Morecambe and Wise writer Eddie Braben dies

Comedy writer Eddie Braben, the “third man” behind the success of Morecambe and Wise, died yesterday at the age of 82.

Eddie Braben was the 'third man' behind Eric Morecambe and Ernie Wise, pictured here with Glenda Jackson
Eddie Braben was the 'third man' behind Eric Morecambe and Ernie Wise, pictured here with Glenda Jackson

His manager, Norma Farnes, said Mr Braben, who also wrote for Ken Dodd, died following a short illness.

Speaking yesterday of Mr Braben’s contribution to British comedy, Ms Farnes said: “It was [TV producer] Billy Cotton Jnr at the BBC who recognised that the brilliance of Eddie’s writing was the ideal marriage that would guarantee the success of Morecambe and Wise.

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“He is survived by his loving wife Dee, three children and six grandchildren.”

Tributes to the writer’s comic genius poured in.

Sir Bruce Forsyth, who worked with Mr Braben on Play Your Cards Right, said: “This is sad news, it really is. He was a fantastic writer.”

The Strictly Come Dancing host said he was surprised to hear of the comedian’s death, because he had recently seen him and he had “looked fine”.

Paying tribute to Mr Braben’s work, he said: “What he did for Eric [Morecambe] and Ernie [Wise] was incredible. He was the third man of the comedy.

“I wish I could have been doing the kind of shows he had written. His jokes and style of writing will be sorely missed in the business.”

David Baddiel – in a reference to one of Mr Braben’s best-known sketches – called him a “man who, comically, played all the right notes, in the right order, all the time”.

Ms Farnes described her colleague as a man of integrity. She added: “Eddie was a very humble man, a very quiet man and a very private man. He had a lot of integrity, which is in short supply in this business.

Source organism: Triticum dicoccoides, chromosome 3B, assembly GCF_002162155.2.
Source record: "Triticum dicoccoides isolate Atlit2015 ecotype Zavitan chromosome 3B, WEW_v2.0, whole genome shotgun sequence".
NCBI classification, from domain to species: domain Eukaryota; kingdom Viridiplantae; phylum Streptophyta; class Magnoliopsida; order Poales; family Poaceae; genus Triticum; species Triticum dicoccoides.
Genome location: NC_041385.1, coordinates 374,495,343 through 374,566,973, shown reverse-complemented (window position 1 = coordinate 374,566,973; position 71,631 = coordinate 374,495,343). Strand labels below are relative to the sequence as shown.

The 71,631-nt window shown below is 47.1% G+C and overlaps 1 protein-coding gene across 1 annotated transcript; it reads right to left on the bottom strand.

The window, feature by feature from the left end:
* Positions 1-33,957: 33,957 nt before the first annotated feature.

“I have to say, and he would have disagreed with this, that writing came easy to him, even on bad days – when he was writing Christmas shows for Eric and Ernie and he was under great pressure.

“As Eric Sykes used to say, when you’re a writer, you’re a writer 24 hours of the day. That applies to Eddie very much. He was a great observationist.”

Mr Braben was credited with contributing to the huge success of Morecambe and Wise by introducing comic elements of their off-stage relationship into the act.

He is also famed for writing for comedy greats such as David Frost and Ronnie Corbett.

He started writing with Morecambe and Wise in 1969, when he was invited to work for the BBC by the head of light entertainment, Bill Cotton.

Mr Braben became a full-time comedy writer in the 1950s, and produced scripts for many of the comedians of the time, including fellow Liverpudlian Dodd.

He worked with Dodd for nearly 15 years before being lured to work at the BBC. His first experience of Morecambe and Wise was as a teenager when he saw them perform at the Liverpool Empire.

A few of Braben’s best gags

AMONG the most memorable of all Eddie Braben’s gags was that involving Grieg’s Piano Concerto.

In the skit, Eric Morecambe insists that he will perform the piece under the baton of André Previn, whom he misnames and insults.

The performance goes as badly, as viewers would expect, culminating in the line: “I am playing all the notes. Just not necessarily in the right

order”.

Braben’s irreverent sense of humour meant celebrity appearances were a gift to his writing talents.

Glenda Jackson, right, in a sketch based round Ern’s production of Antony and Cleopatra, was given the line, to be uttered with utmost grandeur: “All men are fools, and what makes them so is having beauty like what I have got.”

In another celebrity sketch, the hugely respected violinist Yehudi Menuhin was told he could not appear on the show without his

banjo.

Braben was also renowned for his use of rhythm and timing in his jokes, such as the lines he wrote for Ken Dodd, set out like the separate lines of a song: “When I was at school,/ I used to be teacher’s pet./ I sat in a cage at the back of the class.”

At times, the writer could indulge in mildly risqué puns, such as when Morecambe was asked, in a Roman sketch, if he had “the scrolls”, and replied: “No, I always walk this way.”

However, Braben’s humour could also be deceptively simple, using basic observations to turn everyday situations into moments of comedy genius. In a bungalow sketch, Eric hears the siren of an emergency vehicle squealing past and comments: “He won’t sell many ice-creams going at that speed.”